This week Adam Bryant interviews Marla Malcom Beck, the chief executive of Bluemercury, a beauty products and spa services retailer. I really appreciate her no-nonsense, common sense approach to life and business! Regarding hiring she states, “In about two minutes, I can ascertain skill based on what they’ve done… Will is about hunger so I’ll ask what do you want to do in five or 10 years.”
Don Knauss, the C.E.O. Of the Clorox Company is a former Marine and athlete who makes tons of sense. He believes in motivating others by creating trust through exercising power cautiously and caring about his people to such an extent that they are primary – what he refers to as the heart piece. Like myself, he agrees that intelligence is important too but without heart over time it’s hard to retain great people. He too looks for passion over pedigree and believes in the necessity of becoming an excellent communicator. I really enjoyed his perspective because it reminded me of so much that I offer and teach others; especially the importance of hammering away at the fundamentals: my core teaching is to avoid nothing, be as present as possible, have bang-up integrity, honor yourself, and learn to develop and trust your intuition!
This New York Times Sports Sunday article on female sports agents in the N.F.L. is very interesting. To break into a male dominated profession like engineering is challenging but pro football is a whole other realm! I really respect the women who are up for the challenge and actually succeeding. I often talk about passion, commitment, and perseverance as fundamental aspects of success in life and business. In a profession such as this, Kristen Kuliga, Kelli Masters and others must have all that and more! Good stuff!!
Adam Case, the 35-year-old offensive coordinator of the Denver Broncos never played college football and was a mediocre high school tight end by all accounts. Through a combination of hard work, ingenuity, and tenacity he worked his way up the ranks of professional football to become an invaluable part of the Broncos offense!
Each week I write about business managers and leaders featured in Adam Bryant’s Corner Office section of the Sunday Business section of The New York Times. Mr. Girish, the C.E.O of eClinicalWorks, a privately operated provider of IT healthcare solutions, says that he hires primarily on “heart” because the rest can be taught. He is seeking passion, commitment, and desire for excellence above all else! Instead of firing people, he tells the employee that it’s not working out and to take three months off to seek something else. If after three months, they want to come back they must change. I love his innovative approach to employee challenges! He also spurns job titles instead creative teams and team leaders! Good stuff Mr. Navani!!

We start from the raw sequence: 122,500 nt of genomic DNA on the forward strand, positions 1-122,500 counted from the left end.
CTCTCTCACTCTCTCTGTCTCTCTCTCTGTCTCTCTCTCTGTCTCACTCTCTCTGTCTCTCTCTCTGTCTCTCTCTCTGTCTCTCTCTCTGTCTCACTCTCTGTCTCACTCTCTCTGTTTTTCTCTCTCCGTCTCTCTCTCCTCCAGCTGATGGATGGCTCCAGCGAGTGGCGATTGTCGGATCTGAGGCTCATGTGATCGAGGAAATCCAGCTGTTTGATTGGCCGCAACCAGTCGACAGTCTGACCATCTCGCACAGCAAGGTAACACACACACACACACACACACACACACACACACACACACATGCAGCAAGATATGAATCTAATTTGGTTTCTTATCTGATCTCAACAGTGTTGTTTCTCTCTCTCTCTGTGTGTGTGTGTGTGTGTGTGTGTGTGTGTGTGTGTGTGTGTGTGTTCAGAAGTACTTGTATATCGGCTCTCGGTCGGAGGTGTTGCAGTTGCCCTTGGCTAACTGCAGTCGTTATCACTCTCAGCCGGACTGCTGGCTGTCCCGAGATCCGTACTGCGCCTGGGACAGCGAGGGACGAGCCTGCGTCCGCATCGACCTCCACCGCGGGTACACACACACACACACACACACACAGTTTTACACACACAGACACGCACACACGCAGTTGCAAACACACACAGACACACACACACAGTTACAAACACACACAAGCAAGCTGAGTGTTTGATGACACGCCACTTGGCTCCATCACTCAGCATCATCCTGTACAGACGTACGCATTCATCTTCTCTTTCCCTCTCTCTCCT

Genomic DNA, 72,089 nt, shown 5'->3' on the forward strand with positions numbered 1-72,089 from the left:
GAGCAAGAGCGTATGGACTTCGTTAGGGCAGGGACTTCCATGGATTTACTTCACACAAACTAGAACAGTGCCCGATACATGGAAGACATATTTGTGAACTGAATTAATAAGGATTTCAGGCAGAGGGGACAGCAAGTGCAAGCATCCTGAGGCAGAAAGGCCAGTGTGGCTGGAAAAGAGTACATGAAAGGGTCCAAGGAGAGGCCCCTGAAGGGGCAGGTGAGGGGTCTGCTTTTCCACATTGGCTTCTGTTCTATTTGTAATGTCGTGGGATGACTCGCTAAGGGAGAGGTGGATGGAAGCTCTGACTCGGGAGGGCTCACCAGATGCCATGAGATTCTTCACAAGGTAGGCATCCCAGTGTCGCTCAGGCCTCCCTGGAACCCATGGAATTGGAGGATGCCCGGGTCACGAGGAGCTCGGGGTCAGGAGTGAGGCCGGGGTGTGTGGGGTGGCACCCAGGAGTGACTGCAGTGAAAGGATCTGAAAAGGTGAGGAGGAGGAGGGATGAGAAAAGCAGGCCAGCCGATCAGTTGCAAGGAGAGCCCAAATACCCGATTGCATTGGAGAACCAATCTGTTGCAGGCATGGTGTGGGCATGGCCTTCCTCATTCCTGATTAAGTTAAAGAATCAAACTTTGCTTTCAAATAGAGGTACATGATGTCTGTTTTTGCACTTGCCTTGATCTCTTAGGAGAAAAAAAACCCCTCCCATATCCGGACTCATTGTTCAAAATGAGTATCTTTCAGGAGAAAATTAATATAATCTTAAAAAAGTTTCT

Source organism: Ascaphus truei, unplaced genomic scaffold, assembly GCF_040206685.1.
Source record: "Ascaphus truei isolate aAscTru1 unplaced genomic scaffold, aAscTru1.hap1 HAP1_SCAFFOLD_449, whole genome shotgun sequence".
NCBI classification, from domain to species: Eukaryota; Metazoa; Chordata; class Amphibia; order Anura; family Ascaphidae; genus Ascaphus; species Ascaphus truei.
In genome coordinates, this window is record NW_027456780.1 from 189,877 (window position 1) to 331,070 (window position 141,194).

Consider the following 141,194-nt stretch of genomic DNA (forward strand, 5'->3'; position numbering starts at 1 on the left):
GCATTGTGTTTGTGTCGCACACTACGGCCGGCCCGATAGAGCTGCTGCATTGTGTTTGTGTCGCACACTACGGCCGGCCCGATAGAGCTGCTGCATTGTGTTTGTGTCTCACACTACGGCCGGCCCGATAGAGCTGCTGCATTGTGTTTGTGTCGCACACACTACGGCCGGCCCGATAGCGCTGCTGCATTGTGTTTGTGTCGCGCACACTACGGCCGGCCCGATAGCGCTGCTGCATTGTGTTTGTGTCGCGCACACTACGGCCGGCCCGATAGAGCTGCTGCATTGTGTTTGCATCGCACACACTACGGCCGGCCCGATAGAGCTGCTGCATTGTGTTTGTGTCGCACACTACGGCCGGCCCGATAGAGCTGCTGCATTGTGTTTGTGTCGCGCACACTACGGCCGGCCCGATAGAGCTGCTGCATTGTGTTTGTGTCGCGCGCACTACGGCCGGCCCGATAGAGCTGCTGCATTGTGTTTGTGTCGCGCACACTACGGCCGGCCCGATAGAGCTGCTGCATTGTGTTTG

Reading about dangerous sports in the Los Angeles Times Sports section while traveling out here on business made me think about a golfer I am coaching who used to be a professional snowboarder. He’s shared several adrenaline addiction stories having had a series of near death experiences in his younger life as his passion for extreme sports and dangerous situations like surfing in near hurricane conditions nearly got him killed.
I enjoy the Corner Office section of the Sunday Business section of The New York Times. This week Mr. Bryant interviews Penny Pritzker, the U.S. Commerce Secretary and successful businesswoman. Her family built the Hyatt Hotel chain. She learned the value of passion, commitment, energy, and desire to learn from her father who valued those traits above all. She also regards Integrity to be paramount in the hiring process. Ms. Pritzker discusses the importance of becoming a better listener too, especially as it pertains to management and decision making.
I was sitting on the top floor of the Starbucks in Fairfield, Connecticut contemplating what makes life magical. Later that morning, I had a psychology/coaching session with a man in his early forties who used to be an investment banker. Several years ago, he went through a brutal depression and quit his job. In his twenties, he liked many aspects of being a banker; the technology research, the challenge of landing new clients, and the intensity of creating and delivering pitches. However, over time, he began to hate the long hours, endless travel, and the “jerks” that he interacted with on a daily basis.
What inspires you to be great? I love asking people this question. Some people think of world leaders like Nelson Mandela or even JFK. Others think of Astronauts, test pilots, or famous race car drivers like Danica Patrick. Still other people think of famous business leaders like Steve Jobs and Jack Welch or top athletes like Michael Jordan and Tiger Woods. And then there are celebrities like Angelina Jolie or Russell Crowe.
A client of mine asked me to work with her thirteen year-old daughter who is a competitive ballerina in south Florida. I said sure, relishing the challenge of helping an adolescent in a sport that I have never experienced first hand. The cool part about working with athletes as a Sports Psychologist is that no matter what the sport, the underlying issues are similar. And so are the techniques that we can apply to address them!